Each inflorescence is usually unbranched, but sometimes two (or more) arise from a single rosette.

A. arborescens has a conical, compact orange raceme, 11/23/2013

As I investigated the colony further, I ran across a completely unexpected mutant raceme!

Unexpected spilt raceme of Aloe arborescens, Vero Beach, 11/23/13At first I thought my eyes deceived me and maybe I’d missed a branched peduncle (stalk)…but no!  The next photo clearly shows a single stalk:

Unexpected spilt raceme of Aloe arborescens, pic 2, Vero Beach, 11/23/13

I have no idea if a split raceme is rare….but it was certainly unexpected! 😯

Until next time…

🙂 😯 🙂

Aloe Juvenna vs. Aloe Squarrosa

There are over 500 recognized varieties of Aloe in the world, and it seems I’ve misidentified this one:

20130613_111113What I thought was A. Juvenna from Kenya is actually A. Squarrosa from Socotra but I’m not alone in my mistake. Google  “A. Squarrosa” and at least half the returned images are mislabeled Juvennas….and some are from reputable succulent scholars and plant distributors!!!

Despite having the same white-spotted, bright green leaves, these aloes have VERY dissimilar shapes and growth habit. Squarrosa is a rock climber with long, recurved leaves that feel smooth to the touch;  Juvenna is a small, clump-former with prickly, triangular leaves that grow upward in columnar fashion. Take a look at this image from photographer Christian Defferrard and you’ll see the difference:
Aloe juvenna photo by Christian Derrerrard, 2010

If you’re wondering how I caught an identification error I never should have made in the first place, it has everything to do with flowering!  Both aloes have the same unbranched inflorescence that carries a cluster of tubular, coral colored flowers with greenish tips, BUT Juvenna rarely (and I mean RARELY!!) goes into bloom. Imagine my surprise and suspicion when I noticed an inflorescence on this barely 2 yr old aloe


 I don’t like that awful outlet dead center, so let’s just look at the spike:


All well and good to know exactly what I’m growing, but it still doesn’t explain the overall name game….so I dug a bit deeper. 😉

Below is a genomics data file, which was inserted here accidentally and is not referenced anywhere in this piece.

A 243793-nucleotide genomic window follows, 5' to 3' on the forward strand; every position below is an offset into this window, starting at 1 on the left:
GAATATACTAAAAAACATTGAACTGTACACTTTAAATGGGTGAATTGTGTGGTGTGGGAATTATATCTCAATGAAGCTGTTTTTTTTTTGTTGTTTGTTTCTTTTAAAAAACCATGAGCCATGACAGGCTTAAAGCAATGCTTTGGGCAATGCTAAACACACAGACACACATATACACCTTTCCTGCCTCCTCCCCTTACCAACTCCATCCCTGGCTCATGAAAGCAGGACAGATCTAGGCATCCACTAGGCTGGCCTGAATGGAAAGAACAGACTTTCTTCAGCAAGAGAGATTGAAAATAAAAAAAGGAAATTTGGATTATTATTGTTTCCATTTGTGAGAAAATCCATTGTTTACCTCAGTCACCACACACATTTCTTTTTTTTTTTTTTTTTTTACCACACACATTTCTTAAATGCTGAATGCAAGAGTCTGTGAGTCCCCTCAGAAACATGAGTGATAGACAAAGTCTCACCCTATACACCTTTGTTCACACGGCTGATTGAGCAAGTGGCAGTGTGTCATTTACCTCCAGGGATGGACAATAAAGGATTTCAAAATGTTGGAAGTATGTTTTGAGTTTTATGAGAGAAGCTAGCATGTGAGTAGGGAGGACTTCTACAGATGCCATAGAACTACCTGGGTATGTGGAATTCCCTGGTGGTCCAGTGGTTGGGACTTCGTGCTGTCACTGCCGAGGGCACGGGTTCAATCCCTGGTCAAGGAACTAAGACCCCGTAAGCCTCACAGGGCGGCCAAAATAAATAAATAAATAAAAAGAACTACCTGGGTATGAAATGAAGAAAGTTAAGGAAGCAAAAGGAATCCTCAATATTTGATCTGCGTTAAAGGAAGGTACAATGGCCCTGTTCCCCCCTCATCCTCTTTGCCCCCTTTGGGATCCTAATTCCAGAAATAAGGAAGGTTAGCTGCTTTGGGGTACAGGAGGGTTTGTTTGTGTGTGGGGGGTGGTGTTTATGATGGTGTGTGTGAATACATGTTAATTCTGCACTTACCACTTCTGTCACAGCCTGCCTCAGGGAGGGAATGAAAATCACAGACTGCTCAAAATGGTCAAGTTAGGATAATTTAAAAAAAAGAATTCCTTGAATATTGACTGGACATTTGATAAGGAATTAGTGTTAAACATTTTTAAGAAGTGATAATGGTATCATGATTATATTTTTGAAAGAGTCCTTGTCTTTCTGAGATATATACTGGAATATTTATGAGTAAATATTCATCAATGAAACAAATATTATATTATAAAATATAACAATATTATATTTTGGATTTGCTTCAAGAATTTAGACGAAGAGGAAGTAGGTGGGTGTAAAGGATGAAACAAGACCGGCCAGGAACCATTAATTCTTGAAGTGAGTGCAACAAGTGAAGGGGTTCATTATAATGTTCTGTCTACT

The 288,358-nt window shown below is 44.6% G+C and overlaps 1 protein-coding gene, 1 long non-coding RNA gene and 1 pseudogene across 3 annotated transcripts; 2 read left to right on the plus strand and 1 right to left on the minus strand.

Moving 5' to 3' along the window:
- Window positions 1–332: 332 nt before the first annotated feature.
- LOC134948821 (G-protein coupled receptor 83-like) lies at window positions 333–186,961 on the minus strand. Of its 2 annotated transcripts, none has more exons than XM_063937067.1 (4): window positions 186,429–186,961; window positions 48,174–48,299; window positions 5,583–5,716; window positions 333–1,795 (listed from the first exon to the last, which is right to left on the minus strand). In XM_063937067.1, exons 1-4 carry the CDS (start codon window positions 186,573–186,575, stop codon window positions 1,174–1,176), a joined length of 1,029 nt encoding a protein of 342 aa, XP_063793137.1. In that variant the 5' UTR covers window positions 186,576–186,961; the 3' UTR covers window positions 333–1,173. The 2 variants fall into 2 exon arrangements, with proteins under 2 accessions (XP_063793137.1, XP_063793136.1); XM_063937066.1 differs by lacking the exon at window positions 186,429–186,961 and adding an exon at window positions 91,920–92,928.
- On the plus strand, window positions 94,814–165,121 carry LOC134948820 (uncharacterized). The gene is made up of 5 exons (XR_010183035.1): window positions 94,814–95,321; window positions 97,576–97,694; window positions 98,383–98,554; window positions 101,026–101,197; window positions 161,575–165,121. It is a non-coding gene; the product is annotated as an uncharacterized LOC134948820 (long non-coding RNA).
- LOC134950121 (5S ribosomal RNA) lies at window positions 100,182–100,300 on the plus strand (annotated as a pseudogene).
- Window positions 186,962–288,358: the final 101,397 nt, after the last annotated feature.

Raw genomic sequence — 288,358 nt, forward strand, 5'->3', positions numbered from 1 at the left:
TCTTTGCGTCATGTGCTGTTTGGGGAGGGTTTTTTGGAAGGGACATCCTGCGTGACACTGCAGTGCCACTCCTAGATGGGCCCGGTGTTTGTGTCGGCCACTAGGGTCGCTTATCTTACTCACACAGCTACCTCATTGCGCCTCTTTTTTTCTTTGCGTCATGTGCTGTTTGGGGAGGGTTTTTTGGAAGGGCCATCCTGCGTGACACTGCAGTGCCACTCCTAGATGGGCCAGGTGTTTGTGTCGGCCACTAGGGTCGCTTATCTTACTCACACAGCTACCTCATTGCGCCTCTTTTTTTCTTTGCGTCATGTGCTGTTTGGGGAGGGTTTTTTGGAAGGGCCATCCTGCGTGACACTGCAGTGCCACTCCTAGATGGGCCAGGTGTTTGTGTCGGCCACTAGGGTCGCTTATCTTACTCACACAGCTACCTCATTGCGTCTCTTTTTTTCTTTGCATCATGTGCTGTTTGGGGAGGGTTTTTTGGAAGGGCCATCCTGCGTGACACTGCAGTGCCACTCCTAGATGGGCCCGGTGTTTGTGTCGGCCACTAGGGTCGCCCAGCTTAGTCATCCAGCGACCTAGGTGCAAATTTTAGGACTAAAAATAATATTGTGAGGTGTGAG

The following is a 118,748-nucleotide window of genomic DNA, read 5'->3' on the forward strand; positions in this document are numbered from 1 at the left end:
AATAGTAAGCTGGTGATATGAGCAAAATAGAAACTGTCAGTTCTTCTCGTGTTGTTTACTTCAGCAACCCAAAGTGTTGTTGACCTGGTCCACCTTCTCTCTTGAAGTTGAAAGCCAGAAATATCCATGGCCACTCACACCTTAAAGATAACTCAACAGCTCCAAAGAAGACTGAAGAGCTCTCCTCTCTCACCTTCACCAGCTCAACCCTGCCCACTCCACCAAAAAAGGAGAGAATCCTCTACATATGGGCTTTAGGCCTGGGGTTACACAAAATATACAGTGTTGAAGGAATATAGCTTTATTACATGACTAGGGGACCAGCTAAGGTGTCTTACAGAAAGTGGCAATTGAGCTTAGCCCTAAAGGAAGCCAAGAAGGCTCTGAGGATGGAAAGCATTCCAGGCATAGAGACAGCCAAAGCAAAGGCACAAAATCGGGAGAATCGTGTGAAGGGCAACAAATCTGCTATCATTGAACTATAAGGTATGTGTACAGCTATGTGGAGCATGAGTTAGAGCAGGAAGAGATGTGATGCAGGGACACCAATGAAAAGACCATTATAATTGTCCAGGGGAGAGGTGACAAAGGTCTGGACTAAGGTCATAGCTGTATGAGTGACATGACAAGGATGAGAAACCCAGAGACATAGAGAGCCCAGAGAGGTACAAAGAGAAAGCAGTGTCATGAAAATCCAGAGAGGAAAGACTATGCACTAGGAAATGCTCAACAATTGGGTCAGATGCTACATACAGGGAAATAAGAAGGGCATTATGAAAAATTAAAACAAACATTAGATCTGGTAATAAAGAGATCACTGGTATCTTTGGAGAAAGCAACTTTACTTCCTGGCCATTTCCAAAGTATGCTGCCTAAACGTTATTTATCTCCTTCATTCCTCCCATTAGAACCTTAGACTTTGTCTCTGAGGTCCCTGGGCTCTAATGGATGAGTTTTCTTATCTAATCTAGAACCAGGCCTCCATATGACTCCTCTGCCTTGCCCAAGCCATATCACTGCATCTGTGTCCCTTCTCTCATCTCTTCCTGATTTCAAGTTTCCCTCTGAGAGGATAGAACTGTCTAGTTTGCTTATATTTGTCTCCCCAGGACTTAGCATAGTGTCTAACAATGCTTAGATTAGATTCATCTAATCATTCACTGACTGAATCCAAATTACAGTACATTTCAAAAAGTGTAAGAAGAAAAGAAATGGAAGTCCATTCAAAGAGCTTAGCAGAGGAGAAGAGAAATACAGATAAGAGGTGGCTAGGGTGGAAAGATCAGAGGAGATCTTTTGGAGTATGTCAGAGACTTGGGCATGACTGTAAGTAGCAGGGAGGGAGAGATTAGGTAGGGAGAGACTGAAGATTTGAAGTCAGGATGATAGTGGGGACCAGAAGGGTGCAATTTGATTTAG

In 2003, the Aloes of the World Project began the daunting task of compiling data on each name given to every aloe in the world since record-keeping began in 1753. This compilation presented a unique opportunity to analyze and trace the use of common and scientific epithets in a large genus, and to identify trends in plant naming practices.  If you’re at all interested in linguistics and plants, I highly recommend reading the entire research file, but for our purposes I’ve pulled out this little nugget ➡ in 1979 someone misread the pseudo-Latin “Juvenna” on the original label of a cultivated aloe tagged as “possible juvenile.”  From that moment on, the new name stuck, but who and what Juvenna was before ’79 remains a mystery!  I can tell you this, though–last week I saw an aloe at Home Depot labeled  A. Zanzibarica and it looked exactly like the Juvenna in Christian Defferard’s picture further up the screen.   🙂   Uh-oh! Here we go again!

With so many mistagged plants and pictures out there, it’s amazing any of us ever gets it right!

Until next time……


Holy Mole-y: it’s a January Branch-out!

Walking across the backyard puts a spring in my step, but not from happiness! 😉   Spongy, raised mounds extend from the middle of the rear cutting garden to an area 10′ beyond the bauhinia tree. I suspect an entire mole/armadillo subway system exists beneath my feet 🙂  Here’s the entrance to what I’ve been calling Aloe Station: 😉

"Aloe Station" 1/05/2013